• It is recommended that you allow your plants 16 hours with the lights on, and 8 hours with the lights off. You can use a simple light timer to turn on and off the lights so that lighting is consistent.
  • You do not need to purchase special grow lights. Standard fluorescents work well.


  • More than one seed may germinate in a cell pack cell. If more than one seed sprouts in a cell, remove the extra seedlings.
  • If possible, leave the strongest looking plant that is growing closest to the center of the cell.
  • Thin plants before they reach 1 inch in height.
  • Try not to disturb the plant that you want to keep. Use tweezers to remove the extra seedlings.
  • Thin when the soil is moist.


  • Use room-temperature water to water your plants.
  • Once the plastic wrap is removed from your plants and they are under the lights, they will dry
    out faster and will need to be watered more often.
  • Misting with the spray bottle will not moisten the soil enough for young seedlings.
  • Once plants are established (3-4 inches tall) you may water from the top with a watering can.
  • Young seedlings are fragile and heavy watering can knock them down. It is best to water them
    with a fine spray.


  • Plants need nutrients to grow: too much and they will be too tall, too little and they will be stunted.
  • Start fertilizing as soon as plants sprout.
  • Use liquid fertilizer at half-strength
  • Fertilize once a week.

Transitioning to the Outdoor Garden

  • Planting your plants directly from your grow lab into your garden can shock your plant and keep it from growing to its full potential. This is because:
    • Light levels outside are 10-20x stronger than the light level in your grow light unit, which can cause the plants to sunburn when they are planted outside.
    • Cold temperatures and strong wind can shock the plants.
  • A week before you want to transplant the seedlings to your outdoor garden, “harden off”
    (acclimate) plants by moving them outside for short periods of time during the day, increasing the amount of time in the sun each day. Here is a sample schedule:
Day Hours Inside Under Lights Hours Outside
Thursday 15 1
Friday 14 2
Saturday 13 3
Sunday 12 4
Monday 11 5
Tuesday 10 6
Wednesday 9 7
Thursday Plant Outside

Additional Tips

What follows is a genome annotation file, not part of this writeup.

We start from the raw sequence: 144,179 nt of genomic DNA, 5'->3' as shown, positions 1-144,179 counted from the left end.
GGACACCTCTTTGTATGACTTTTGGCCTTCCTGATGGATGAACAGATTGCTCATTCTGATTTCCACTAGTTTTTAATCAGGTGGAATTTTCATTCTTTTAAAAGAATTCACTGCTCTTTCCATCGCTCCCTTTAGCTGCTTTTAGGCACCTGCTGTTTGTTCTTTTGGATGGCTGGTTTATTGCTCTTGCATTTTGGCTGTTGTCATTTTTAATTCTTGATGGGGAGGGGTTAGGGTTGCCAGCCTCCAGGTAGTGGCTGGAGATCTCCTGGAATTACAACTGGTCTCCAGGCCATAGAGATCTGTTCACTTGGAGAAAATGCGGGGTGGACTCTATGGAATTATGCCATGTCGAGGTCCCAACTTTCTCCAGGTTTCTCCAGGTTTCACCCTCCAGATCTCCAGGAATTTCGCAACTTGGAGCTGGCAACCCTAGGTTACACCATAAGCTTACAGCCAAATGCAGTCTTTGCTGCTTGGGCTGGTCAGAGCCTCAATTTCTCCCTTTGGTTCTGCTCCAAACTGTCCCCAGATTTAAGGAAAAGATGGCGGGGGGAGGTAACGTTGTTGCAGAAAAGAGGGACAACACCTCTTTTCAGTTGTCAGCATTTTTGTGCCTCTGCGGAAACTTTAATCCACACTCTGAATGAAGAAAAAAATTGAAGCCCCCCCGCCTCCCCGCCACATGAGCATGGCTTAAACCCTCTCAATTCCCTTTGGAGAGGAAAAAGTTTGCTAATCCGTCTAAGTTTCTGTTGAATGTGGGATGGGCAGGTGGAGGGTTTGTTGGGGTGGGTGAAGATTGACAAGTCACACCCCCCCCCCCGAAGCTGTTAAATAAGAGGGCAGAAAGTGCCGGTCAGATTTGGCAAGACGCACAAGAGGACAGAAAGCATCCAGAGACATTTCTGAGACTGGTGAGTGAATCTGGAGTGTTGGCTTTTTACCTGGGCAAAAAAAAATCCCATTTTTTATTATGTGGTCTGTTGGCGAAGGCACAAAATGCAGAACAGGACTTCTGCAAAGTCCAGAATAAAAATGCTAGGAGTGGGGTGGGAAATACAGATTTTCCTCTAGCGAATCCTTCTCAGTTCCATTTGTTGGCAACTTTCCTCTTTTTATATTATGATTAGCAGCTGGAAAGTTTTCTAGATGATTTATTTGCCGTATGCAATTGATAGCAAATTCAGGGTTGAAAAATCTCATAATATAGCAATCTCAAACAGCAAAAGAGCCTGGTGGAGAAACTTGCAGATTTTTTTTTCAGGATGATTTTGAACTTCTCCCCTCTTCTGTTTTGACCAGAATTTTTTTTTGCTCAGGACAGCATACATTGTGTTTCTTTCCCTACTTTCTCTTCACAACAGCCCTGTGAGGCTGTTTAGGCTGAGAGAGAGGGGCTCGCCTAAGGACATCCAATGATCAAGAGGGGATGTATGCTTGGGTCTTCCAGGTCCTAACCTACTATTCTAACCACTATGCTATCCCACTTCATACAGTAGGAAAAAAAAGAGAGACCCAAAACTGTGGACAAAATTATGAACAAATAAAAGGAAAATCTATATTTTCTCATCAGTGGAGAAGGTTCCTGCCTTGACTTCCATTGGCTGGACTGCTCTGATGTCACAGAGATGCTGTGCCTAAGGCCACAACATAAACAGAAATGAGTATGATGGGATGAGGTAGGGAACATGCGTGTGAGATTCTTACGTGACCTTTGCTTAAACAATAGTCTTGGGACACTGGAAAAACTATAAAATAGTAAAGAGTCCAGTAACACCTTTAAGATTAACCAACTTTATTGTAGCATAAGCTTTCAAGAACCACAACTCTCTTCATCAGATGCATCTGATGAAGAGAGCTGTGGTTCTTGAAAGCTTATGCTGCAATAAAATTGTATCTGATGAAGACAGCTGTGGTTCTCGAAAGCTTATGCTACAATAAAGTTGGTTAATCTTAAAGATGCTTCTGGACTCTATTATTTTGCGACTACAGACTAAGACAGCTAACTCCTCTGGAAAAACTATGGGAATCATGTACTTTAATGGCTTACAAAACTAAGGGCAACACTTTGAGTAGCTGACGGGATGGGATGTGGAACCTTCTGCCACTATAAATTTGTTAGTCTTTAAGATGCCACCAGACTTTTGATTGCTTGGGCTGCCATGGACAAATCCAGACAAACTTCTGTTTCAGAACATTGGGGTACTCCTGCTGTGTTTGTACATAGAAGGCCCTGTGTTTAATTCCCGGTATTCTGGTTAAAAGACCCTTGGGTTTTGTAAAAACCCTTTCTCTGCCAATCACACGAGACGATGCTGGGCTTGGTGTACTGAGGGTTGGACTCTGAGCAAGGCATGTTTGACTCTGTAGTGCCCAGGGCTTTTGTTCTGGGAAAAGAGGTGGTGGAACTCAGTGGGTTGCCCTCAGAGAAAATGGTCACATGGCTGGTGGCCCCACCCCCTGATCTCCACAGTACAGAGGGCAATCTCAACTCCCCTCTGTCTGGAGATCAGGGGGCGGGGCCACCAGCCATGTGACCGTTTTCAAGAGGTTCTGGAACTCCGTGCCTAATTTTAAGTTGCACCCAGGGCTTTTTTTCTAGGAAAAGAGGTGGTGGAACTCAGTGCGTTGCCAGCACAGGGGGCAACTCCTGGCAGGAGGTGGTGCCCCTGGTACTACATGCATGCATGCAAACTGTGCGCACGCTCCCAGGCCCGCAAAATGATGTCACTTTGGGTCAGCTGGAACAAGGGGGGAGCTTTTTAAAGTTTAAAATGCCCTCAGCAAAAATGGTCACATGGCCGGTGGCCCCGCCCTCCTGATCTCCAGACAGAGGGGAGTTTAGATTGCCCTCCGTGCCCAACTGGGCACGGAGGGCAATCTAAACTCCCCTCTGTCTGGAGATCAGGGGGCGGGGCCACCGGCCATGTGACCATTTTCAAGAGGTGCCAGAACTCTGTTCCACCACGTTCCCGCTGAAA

• Peat pellets can be used instead of cell packs. This works especially well for plants that vine as they tend to have long roots and can get root-bound more easily. Note that you are not growing these seeds for as long under the lights, but are rather just using the lights to help germinate the seeds and give you a 1-2 week jump on their growing season.
  • Different plants have different germination and growth rates. If you are growing a number of different plants under one light, you may need to adjust your cell packs or flats so that the tops of the plants continue to be 1inch away from the lights. To do this, you can set the light so that it is 1 inch from the top of the tallest plants and the use blocks to rise up the other cell packs or flats.
  • Stretching of plants due to lack of light is the most frequent issue with starting seeds indoors. If your plants get stretched out, you will need to start over. A thin, stretched out plant cannot be made into a healthy plant.

Growing Under Lights Planting Schedule

Plant Number of Weeks Before Transplanting to Garden
Arugula 5-7
Broccoli 5-7
Cabbage 5-7
Collards 5-7
Kale 5-7
Lettuce 4-6
Spinach 4-6
Swiss Chard 4-6
Tatsoi 4-6
Cilantro 4-6
*Snap Pea 1-2
Eggplant 6-8
Pepper 7-9
Tomato 5-7
French Sorrel 6-8
Basil 6-8
**Chives 6-8
Marigold 7-9
Zinnia 4-6
Cotton 4-6
*Purple Hyacinth Bean 1-2
*Cucumber 1-2
*Pumpkin 1-2
*Squash 1-2
*Gourds 1-2
Arugula 5-7
Broccoli 5-7
Cabbage 5-7
Collards 5-7
Kale 5-7
Lettuce 4-6
Spinach 4-6
Swiss Chard 4-6
Tatsoi 4-6
Cilantro 4-6
*plant in peat pellets **plant 7-15 seeds and do not thin